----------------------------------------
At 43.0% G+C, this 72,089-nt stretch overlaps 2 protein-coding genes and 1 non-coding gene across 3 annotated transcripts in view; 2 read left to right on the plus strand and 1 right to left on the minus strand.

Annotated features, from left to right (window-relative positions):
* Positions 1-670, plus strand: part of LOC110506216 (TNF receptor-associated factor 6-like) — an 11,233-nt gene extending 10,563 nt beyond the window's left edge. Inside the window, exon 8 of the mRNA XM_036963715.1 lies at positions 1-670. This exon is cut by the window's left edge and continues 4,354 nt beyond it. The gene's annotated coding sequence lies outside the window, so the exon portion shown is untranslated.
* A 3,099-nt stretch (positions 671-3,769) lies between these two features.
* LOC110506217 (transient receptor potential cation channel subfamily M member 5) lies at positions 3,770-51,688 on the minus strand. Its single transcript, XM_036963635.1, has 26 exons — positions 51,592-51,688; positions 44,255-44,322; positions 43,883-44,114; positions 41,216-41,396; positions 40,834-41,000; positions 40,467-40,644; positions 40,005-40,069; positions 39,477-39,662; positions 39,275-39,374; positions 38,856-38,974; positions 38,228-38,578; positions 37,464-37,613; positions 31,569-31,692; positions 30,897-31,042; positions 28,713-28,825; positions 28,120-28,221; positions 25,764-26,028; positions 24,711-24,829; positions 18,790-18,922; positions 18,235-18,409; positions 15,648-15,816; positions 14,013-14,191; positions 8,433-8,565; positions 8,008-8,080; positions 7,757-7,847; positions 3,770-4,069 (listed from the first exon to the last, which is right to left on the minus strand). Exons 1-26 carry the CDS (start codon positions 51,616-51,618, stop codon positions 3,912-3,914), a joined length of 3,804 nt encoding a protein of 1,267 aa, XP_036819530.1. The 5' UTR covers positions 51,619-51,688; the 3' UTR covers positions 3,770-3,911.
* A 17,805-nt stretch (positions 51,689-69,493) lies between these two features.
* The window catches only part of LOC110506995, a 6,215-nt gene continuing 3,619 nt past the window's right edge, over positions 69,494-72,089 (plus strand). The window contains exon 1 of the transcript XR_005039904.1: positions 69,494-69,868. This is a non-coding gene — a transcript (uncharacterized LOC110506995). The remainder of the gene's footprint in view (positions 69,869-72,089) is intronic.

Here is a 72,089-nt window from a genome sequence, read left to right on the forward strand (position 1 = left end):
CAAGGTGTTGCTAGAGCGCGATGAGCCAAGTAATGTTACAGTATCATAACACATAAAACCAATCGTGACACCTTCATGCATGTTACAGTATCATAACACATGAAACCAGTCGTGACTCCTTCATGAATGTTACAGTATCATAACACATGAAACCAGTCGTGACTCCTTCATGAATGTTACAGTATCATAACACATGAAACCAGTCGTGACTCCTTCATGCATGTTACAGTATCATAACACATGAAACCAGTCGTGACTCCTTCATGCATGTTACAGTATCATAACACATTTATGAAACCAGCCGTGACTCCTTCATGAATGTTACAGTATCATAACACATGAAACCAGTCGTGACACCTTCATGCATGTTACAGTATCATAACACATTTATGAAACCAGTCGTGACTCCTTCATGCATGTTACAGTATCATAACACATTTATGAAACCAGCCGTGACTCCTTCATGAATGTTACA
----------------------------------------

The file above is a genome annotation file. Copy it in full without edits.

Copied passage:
At 43.0% G+C, this 72,089-nt stretch overlaps 2 protein-coding genes and 1 non-coding gene across 3 annotated transcripts in view; 2 read left to right on the plus strand and 1 right to left on the minus strand.

Annotated features, from left to right (window-relative positions):
* Positions 1-670, plus strand: part of LOC110506216 (TNF receptor-associated factor 6-like) — an 11,233-nt gene extending 10,563 nt beyond the window's left edge. Inside the window, exon 8 of the mRNA XM_036963715.1 lies at positions 1-670. This exon is cut by the window's left edge and continues 4,354 nt beyond it. The gene's annotated coding sequence lies outside the window, so the exon portion shown is untranslated.
* A 3,099-nt stretch (positions 671-3,769) lies between these two features.
* LOC110506217 (transient receptor potential cation channel subfamily M member 5) lies at positions 3,770-51,688 on the minus strand. Its single transcript, XM_036963635.1, has 26 exons — positions 51,592-51,688; positions 44,255-44,322; positions 43,883-44,114; positions 41,216-41,396; positions 40,834-41,000; positions 40,467-40,644; positions 40,005-40,069; positions 39,477-39,662; positions 39,275-39,374; positions 38,856-38,974; positions 38,228-38,578; positions 37,464-37,613; positions 31,569-31,692; positions 30,897-31,042; positions 28,713-28,825; positions 28,120-28,221; positions 25,764-26,028; positions 24,711-24,829; positions 18,790-18,922; positions 18,235-18,409; positions 15,648-15,816; positions 14,013-14,191; positions 8,433-8,565; positions 8,008-8,080; positions 7,757-7,847; positions 3,770-4,069 (listed from the first exon to the last, which is right to left on the minus strand). Exons 1-26 carry the CDS (start codon positions 51,616-51,618, stop codon positions 3,912-3,914), a joined length of 3,804 nt encoding a protein of 1,267 aa, XP_036819530.1. The 5' UTR covers positions 51,619-51,688; the 3' UTR covers positions 3,770-3,911.
* A 17,805-nt stretch (positions 51,689-69,493) lies between these two features.
* The window catches only part of LOC110506995, a 6,215-nt gene continuing 3,619 nt past the window's right edge, over positions 69,494-72,089 (plus strand). The window contains exon 1 of the transcript XR_005039904.1: positions 69,494-69,868. This is a non-coding gene — a transcript (uncharacterized LOC110506995). The remainder of the gene's footprint in view (positions 69,869-72,089) is intronic.

Here is a 72,089-nt window from a genome sequence, read left to right on the forward strand (position 1 = left end):
CAAGGTGTTGCTAGAGCGCGATGAGCCAAGTAATGTTACAGTATCATAACACATAAAACCAATCGTGACACCTTCATGCATGTTACAGTATCATAACACATGAAACCAGTCGTGACTCCTTCATGAATGTTACAGTATCATAACACATGAAACCAGTCGTGACTCCTTCATGAATGTTACAGTATCATAACACATGAAACCAGTCGTGACTCCTTCATGCATGTTACAGTATCATAACACATGAAACCAGTCGTGACTCCTTCATGCATGTTACAGTATCATAACACATTTATGAAACCAGCCGTGACTCCTTCATGAATGTTACAGTATCATAACACATGAAACCAGTCGTGACACCTTCATGCATGTTACAGTATCATAACACATTTATGAAACCAGTCGTGACTCCTTCATGCATGTTACAGTATCATAACACATTTATGAAACCAGCCGTGACTCCTTCATGAATGTTACA